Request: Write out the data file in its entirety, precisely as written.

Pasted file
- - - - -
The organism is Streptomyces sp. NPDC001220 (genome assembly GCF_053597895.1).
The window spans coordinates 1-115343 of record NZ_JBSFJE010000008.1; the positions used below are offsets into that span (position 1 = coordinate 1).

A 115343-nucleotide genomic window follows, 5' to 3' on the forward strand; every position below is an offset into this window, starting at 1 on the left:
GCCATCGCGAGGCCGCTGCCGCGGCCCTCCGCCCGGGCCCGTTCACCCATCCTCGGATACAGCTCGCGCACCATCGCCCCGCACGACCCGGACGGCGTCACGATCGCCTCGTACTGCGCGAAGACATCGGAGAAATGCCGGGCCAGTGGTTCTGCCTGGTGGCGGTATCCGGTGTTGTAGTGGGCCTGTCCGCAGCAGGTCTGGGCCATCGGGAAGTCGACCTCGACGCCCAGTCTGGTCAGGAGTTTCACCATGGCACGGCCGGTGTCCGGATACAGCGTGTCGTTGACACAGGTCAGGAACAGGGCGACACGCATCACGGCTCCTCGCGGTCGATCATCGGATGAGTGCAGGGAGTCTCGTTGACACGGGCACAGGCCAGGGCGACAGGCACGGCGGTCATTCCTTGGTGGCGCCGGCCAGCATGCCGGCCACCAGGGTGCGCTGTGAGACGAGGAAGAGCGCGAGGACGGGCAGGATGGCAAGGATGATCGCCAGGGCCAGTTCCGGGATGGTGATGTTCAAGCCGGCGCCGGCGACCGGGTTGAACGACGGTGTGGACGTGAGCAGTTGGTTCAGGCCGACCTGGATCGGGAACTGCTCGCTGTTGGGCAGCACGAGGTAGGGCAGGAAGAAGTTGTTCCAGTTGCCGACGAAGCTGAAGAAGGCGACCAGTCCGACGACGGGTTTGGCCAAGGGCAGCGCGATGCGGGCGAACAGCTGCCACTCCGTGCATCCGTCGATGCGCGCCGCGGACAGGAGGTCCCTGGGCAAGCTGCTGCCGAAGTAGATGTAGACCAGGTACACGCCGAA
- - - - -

The organism is Streptomyces sp. NPDC001220 (genome assembly GCF_053597895.1).
The window spans coordinates 1-115343 of record NZ_JBSFJE010000008.1; the positions used below are offsets into that span (position 1 = coordinate 1).

A 115343-nucleotide genomic window follows, 5' to 3' on the forward strand; every position below is an offset into this window, starting at 1 on the left:
GCCATCGCGAGGCCGCTGCCGCGGCCCTCCGCCCGGGCCCGTTCACCCATCCTCGGATACAGCTCGCGCACCATCGCCCCGCACGACCCGGACGGCGTCACGATCGCCTCGTACTGCGCGAAGACATCGGAGAAATGCCGGGCCAGTGGTTCTGCCTGGTGGCGGTATCCGGTGTTGTAGTGGGCCTGTCCGCAGCAGGTCTGGGCCATCGGGAAGTCGACCTCGACGCCCAGTCTGGTCAGGAGTTTCACCATGGCACGGCCGGTGTCCGGATACAGCGTGTCGTTGACACAGGTCAGGAACAGGGCGACACGCATCACGGCTCCTCGCGGTCGATCATCGGATGAGTGCAGGGAGTCTCGTTGACACGGGCACAGGCCAGGGCGACAGGCACGGCGGTCATTCCTTGGTGGCGCCGGCCAGCATGCCGGCCACCAGGGTGCGCTGTGAGACGAGGAAGAGCGCGAGGACGGGCAGGATGGCAAGGATGATCGCCAGGGCCAGTTCCGGGATGGTGATGTTCAAGCCGGCGCCGGCGACCGGGTTGAACGACGGTGTGGACGTGAGCAGTTGGTTCAGGCCGACCTGGATCGGGAACTGCTCGCTGTTGGGCAGCACGAGGTAGGGCAGGAAGAAGTTGTTCCAGTTGCCGACGAAGCTGAAGAAGGCGACCAGTCCGACGACGGGTTTGGCCAAGGGCAGCGCGATGCGGGCGAACAGCTGCCACTCCGTGCATCCGTCGATGCGCGCCGCGGACAGGAGGTCCCTGGGCAAGCTGCTGCCGAAGTAGATGTAGACCAGGTACACGCCGAA